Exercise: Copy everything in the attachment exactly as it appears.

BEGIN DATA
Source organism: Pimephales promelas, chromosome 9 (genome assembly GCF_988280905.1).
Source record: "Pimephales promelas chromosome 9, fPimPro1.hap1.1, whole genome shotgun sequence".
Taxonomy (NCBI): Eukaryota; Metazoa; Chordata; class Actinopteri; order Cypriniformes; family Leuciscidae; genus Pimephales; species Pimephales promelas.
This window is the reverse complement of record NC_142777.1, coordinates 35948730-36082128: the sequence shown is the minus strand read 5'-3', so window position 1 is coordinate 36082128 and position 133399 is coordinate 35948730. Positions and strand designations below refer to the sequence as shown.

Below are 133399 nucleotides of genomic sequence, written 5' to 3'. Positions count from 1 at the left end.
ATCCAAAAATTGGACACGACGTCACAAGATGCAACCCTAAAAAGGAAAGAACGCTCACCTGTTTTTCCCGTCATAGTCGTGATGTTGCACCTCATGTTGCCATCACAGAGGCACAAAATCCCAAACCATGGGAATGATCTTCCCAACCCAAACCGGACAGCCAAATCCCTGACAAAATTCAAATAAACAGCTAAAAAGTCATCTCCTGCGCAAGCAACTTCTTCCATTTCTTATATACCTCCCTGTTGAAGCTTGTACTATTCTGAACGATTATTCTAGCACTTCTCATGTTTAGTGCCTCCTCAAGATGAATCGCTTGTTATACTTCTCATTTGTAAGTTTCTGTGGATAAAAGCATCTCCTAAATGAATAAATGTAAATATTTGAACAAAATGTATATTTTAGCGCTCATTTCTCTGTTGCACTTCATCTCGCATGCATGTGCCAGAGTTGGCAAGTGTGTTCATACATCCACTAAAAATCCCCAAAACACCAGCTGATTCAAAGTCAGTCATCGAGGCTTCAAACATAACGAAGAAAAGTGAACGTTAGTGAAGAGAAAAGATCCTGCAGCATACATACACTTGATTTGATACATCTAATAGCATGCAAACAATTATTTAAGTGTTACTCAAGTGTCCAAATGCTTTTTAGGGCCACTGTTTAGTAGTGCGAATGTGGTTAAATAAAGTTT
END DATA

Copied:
Source organism: Pimephales promelas, chromosome 9 (genome assembly GCF_988280905.1).
Source record: "Pimephales promelas chromosome 9, fPimPro1.hap1.1, whole genome shotgun sequence".
Taxonomy (NCBI): Eukaryota; Metazoa; Chordata; class Actinopteri; order Cypriniformes; family Leuciscidae; genus Pimephales; species Pimephales promelas.
This window is the reverse complement of record NC_142777.1, coordinates 35948730-36082128: the sequence shown is the minus strand read 5'-3', so window position 1 is coordinate 36082128 and position 133399 is coordinate 35948730. Positions and strand designations below refer to the sequence as shown.

Below are 133399 nucleotides of genomic sequence, written 5' to 3'. Positions count from 1 at the left end.
ATCCAAAAATTGGACACGACGTCACAAGATGCAACCCTAAAAAGGAAAGAACGCTCACCTGTTTTTCCCGTCATAGTCGTGATGTTGCACCTCATGTTGCCATCACAGAGGCACAAAATCCCAAACCATGGGAATGATCTTCCCAACCCAAACCGGACAGCCAAATCCCTGACAAAATTCAAATAAACAGCTAAAAAGTCATCTCCTGCGCAAGCAACTTCTTCCATTTCTTATATACCTCCCTGTTGAAGCTTGTACTATTCTGAACGATTATTCTAGCACTTCTCATGTTTAGTGCCTCCTCAAGATGAATCGCTTGTTATACTTCTCATTTGTAAGTTTCTGTGGATAAAAGCATCTCCTAAATGAATAAATGTAAATATTTGAACAAAATGTATATTTTAGCGCTCATTTCTCTGTTGCACTTCATCTCGCATGCATGTGCCAGAGTTGGCAAGTGTGTTCATACATCCACTAAAAATCCCCAAAACACCAGCTGATTCAAAGTCAGTCATCGAGGCTTCAAACATAACGAAGAAAAGTGAACGTTAGTGAAGAGAAAAGATCCTGCAGCATACATACACTTGATTTGATACATCTAATAGCATGCAAACAATTATTTAAGTGTTACTCAAGTGTCCAAATGCTTTTTAGGGCCACTGTTTAGTAGTGCGAATGTGGTTAAATAAAGTTT